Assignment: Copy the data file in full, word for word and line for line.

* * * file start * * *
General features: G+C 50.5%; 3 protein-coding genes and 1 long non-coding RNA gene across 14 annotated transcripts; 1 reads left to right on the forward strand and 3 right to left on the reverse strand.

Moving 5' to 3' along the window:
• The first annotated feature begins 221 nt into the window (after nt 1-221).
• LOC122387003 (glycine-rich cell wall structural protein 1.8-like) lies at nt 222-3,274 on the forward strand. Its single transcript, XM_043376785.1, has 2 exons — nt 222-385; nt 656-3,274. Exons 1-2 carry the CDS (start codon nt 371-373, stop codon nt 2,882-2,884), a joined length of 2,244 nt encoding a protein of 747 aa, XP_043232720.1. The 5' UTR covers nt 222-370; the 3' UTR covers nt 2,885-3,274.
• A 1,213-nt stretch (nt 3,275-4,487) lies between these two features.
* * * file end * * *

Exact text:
General features: G+C 50.5%; 3 protein-coding genes and 1 long non-coding RNA gene across 14 annotated transcripts; 1 reads left to right on the forward strand and 3 right to left on the reverse strand.

Moving 5' to 3' along the window:
• The first annotated feature begins 221 nt into the window (after nt 1-221).
• LOC122387003 (glycine-rich cell wall structural protein 1.8-like) lies at nt 222-3,274 on the forward strand. Its single transcript, XM_043376785.1, has 2 exons — nt 222-385; nt 656-3,274. Exons 1-2 carry the CDS (start codon nt 371-373, stop codon nt 2,882-2,884), a joined length of 2,244 nt encoding a protein of 747 aa, XP_043232720.1. The 5' UTR covers nt 222-370; the 3' UTR covers nt 2,885-3,274.
• A 1,213-nt stretch (nt 3,275-4,487) lies between these two features.